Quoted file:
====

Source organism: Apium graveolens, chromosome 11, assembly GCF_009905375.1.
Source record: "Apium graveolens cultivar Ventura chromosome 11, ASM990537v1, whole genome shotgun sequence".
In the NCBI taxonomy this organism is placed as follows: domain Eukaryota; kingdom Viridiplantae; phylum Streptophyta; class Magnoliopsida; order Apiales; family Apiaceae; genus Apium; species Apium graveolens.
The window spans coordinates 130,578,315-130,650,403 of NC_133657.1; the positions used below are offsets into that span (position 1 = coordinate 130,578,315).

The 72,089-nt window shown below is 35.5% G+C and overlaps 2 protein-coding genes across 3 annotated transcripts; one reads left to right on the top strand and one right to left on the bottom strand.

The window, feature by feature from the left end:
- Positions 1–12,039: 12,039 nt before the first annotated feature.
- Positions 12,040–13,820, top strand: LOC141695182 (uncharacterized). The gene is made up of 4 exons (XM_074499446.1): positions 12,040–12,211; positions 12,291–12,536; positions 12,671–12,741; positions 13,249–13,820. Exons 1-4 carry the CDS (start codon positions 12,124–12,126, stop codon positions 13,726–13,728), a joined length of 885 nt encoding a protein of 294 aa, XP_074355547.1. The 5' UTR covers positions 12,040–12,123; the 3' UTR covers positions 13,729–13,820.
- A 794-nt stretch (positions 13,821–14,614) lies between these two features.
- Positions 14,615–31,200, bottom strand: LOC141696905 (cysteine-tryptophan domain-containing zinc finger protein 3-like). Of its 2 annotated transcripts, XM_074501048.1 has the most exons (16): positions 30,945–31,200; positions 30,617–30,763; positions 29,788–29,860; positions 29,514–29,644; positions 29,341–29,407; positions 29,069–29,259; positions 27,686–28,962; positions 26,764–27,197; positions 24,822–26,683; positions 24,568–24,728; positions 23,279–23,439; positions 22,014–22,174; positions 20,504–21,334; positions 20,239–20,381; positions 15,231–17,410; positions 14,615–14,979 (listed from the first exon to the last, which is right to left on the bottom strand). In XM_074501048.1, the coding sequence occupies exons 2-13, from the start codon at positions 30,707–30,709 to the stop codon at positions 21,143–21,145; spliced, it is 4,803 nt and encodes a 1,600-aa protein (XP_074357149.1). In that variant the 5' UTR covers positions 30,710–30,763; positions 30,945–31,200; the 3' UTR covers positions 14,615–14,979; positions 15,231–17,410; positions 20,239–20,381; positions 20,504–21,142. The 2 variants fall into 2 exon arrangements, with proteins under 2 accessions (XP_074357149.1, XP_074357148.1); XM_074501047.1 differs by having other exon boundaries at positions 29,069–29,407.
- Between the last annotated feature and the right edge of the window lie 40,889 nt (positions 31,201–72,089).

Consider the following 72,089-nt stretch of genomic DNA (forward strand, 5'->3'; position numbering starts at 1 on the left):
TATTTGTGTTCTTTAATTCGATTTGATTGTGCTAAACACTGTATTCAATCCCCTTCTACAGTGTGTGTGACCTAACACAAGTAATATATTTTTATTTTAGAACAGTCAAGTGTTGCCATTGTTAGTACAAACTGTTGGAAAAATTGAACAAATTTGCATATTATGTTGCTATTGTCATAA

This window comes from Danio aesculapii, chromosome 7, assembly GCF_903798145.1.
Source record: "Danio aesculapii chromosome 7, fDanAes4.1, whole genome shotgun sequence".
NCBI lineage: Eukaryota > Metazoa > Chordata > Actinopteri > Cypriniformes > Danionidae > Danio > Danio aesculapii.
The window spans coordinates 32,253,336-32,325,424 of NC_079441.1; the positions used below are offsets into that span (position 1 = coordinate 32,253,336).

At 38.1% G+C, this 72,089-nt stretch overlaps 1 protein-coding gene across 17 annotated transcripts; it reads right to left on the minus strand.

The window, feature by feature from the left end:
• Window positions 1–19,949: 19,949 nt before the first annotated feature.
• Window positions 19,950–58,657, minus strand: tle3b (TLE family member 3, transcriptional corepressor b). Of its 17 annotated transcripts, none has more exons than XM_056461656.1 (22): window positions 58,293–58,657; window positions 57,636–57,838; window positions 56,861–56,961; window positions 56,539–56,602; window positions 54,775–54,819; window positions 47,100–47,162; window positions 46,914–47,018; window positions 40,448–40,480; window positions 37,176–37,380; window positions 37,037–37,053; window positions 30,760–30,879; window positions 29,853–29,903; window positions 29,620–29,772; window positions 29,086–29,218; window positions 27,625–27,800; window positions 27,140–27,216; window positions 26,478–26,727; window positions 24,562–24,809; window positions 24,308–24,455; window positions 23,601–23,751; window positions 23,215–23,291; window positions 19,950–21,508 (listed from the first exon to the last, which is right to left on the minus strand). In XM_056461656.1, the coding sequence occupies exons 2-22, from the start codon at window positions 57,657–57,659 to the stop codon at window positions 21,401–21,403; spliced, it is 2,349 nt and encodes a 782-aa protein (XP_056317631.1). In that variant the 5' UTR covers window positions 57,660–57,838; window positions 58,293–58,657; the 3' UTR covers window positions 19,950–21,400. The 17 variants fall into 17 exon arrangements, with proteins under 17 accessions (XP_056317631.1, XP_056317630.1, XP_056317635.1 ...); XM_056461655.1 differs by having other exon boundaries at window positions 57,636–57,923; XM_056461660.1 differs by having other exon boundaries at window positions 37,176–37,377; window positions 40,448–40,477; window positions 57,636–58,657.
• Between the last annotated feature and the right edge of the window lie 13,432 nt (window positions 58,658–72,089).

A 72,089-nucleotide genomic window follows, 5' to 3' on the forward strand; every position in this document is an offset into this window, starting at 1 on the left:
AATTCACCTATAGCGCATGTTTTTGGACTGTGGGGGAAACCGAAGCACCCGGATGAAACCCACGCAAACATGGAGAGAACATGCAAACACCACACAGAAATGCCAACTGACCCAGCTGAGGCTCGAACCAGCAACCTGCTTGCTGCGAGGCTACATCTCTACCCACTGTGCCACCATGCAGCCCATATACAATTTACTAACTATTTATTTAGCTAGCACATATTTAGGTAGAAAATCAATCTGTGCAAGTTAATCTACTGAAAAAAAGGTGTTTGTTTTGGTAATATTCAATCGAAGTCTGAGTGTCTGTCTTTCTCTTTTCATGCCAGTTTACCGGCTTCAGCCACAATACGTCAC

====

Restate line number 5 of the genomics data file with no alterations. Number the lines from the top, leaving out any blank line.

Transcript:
The 72,089-nt window shown below is 35.5% G+C and overlaps 2 protein-coding genes across 3 annotated transcripts; one reads left to right on the top strand and one right to left on the bottom strand.